Not when you have a 1/4.7-inch sensor recording images to start with. Just basic optics and physics.

Videocameras with small sensors often have wide apertures too, so the need for focus is greater than you might suppose.

I would think about focusing with this one in full telephoto and at wide open or close to wide open apertures only, like I said. Not everyone is into critical focusing all the time, or enjoys slow AF and out of focus drifting, so if you always want your images to be tack-sharp, this is the camcorder to do it, definitely. Cannot do that with a Sony S35 sensor video-cam or with an Alpha 99 DSLT, that's for sure.

Large sensor DSLRs tend to capture too much light, demanding either that the aperture be narrowed (bye-bye narrow DOF), the shutter speed be too high (choppiness), or use of a neutral density filter (often not on hand) in bright light.

Great observation, unlike with almost all other Panasonic pro-line camcorders, the AC90 does not seem to have a built-in 3 position or 4-position ND filter. I guess they figured you do not need it? So, an adjustable ND or CP filter must be a must-have for those who want to have the iris in the F1.5 to F2.8 range all the time.

How does a footage such as that looks? Well, here is a very high quality video that was shot w. the AG-AC90 in France:

Ultra deep focus music video from France shot with Panasonic AG-AC90

Could it also have been shot with a $225 camera?

Good question -- do you have the answer? If the answer is a "yes," then I need to find that $225 alternative, and pronto.

Just curious, how many video shooters here find the "ultra deep focus all the time" approach out of this particular camcorder the way to go for videography today?

Between deep focus and wrong focus, the choice is easy. You are supposing that studio-perfect narrow DOF is simply an algebraic alternative to deep focus. That is not so.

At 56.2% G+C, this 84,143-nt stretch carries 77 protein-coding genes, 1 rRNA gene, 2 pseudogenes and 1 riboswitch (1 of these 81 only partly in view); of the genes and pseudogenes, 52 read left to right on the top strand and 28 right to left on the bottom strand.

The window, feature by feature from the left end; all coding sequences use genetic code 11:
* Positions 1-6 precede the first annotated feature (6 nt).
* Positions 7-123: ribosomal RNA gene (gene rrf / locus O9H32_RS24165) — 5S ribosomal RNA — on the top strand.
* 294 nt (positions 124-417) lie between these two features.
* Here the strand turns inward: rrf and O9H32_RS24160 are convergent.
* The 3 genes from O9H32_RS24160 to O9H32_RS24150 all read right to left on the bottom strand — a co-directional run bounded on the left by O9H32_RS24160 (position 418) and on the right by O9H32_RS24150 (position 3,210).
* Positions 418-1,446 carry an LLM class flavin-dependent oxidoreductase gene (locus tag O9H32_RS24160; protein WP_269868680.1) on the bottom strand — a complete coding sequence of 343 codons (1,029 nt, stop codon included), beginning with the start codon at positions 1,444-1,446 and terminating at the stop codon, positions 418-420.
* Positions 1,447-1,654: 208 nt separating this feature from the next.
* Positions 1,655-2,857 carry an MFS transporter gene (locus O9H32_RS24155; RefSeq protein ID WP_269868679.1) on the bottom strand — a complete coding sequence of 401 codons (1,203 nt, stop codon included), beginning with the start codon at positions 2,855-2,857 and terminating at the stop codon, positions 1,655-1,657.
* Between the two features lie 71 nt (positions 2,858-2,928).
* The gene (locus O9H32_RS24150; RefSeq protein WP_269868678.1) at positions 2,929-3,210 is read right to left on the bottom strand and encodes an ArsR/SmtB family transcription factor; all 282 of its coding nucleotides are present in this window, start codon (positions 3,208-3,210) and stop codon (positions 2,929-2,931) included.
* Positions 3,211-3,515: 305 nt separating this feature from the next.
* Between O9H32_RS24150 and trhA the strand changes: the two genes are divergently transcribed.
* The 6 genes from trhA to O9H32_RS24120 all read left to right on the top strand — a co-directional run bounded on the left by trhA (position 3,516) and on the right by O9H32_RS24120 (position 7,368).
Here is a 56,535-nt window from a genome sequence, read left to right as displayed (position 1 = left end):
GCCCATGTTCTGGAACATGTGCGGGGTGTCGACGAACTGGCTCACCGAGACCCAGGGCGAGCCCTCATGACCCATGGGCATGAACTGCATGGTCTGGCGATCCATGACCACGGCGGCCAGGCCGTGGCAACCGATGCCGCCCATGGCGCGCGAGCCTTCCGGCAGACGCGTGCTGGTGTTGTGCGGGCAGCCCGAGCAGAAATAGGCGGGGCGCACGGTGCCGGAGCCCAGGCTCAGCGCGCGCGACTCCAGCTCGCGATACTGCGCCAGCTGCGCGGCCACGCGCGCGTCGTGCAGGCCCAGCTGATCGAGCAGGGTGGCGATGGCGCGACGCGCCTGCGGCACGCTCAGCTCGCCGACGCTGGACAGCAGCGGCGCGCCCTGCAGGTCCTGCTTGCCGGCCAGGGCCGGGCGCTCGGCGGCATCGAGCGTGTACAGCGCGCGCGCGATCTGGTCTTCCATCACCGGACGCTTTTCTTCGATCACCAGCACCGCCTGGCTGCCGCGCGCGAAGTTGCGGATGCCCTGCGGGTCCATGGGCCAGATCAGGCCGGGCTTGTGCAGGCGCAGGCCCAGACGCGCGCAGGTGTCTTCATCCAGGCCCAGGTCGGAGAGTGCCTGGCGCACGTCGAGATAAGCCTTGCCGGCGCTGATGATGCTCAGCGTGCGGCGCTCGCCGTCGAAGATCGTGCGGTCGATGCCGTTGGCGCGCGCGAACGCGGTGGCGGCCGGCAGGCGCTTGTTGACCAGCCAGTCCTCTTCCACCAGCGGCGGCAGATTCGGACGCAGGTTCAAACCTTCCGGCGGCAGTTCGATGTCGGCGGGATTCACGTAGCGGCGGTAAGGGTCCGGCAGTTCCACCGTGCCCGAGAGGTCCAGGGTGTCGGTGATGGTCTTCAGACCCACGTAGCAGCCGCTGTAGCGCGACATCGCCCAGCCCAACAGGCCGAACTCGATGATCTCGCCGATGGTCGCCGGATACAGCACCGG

I had actually meant between deep focus and normally adjusted focus, not necessarily ultra shallow DOF type of shallow focus.Folks not being able to adjust proper focus on a camera should perhaps be composing sonnets or ballads instead. 

In my view, it is rather lacking aesthetically by not having the ability to fix focus on things.

Aesthetically, it can be very annoying to have DOF so narrow that your subject is constantly going out of focus. Since video involves action, this can happen all the time, and there is no way to un-do it afterwards.

Panasonic AG-AC90 cannot do shallow focus.... or even regular focus. Only deep focus, at least based on the clips I had watched out of it.

If shooting a wedding, machinery demonstration, corporate event, or sports contest, any goof in the focus will earn complaints, and attempts at narrow DOF may simply defocus what another viewer should be in focus. Videocamera AF tends to do a better job of keeping things in focus, but can miss from time to time.

Imaging shooting an interview, or a scoring shot, which you can't repeat. Imagine a subject that you can't monitor carefully on a large monitor in a dark room, which you may have a hard time seeing on the LCD at all, and which moves too quickly to track through an OVF.

Like I said before, folks who cannot keep their subjects in focus somehow should probably not be shooting films and videos in the first instance. For those, the AC90 will probably be a Godsend -- I mean, how exactly are you gonna screw-up focusing with this one, even if you try, hmmm?

On the plus side of things, you can save on labor costs by not having a dedicated focus puller with you all the time, I suppose.

Even a highly skilled focus-puller will opt for deeper focus if the subject requires or if there is no room for mistake or re-take. There are tools in video editing software to blur peripheries or foregrounds of a video shot.

Usually the focus puller's job is simply to adjust the focal ring, the DP would be making those deep focus versus shallow DOF decisions instead and independent of the AC focus puller, I would have thought at least. Yes, you can fine-tune and massage each and every shot you take with a camera/camcorder and try to add blur and add OOF areas to the FG and BG -- if that indeed  what you want to spend your supposedly precious and limited time with in post.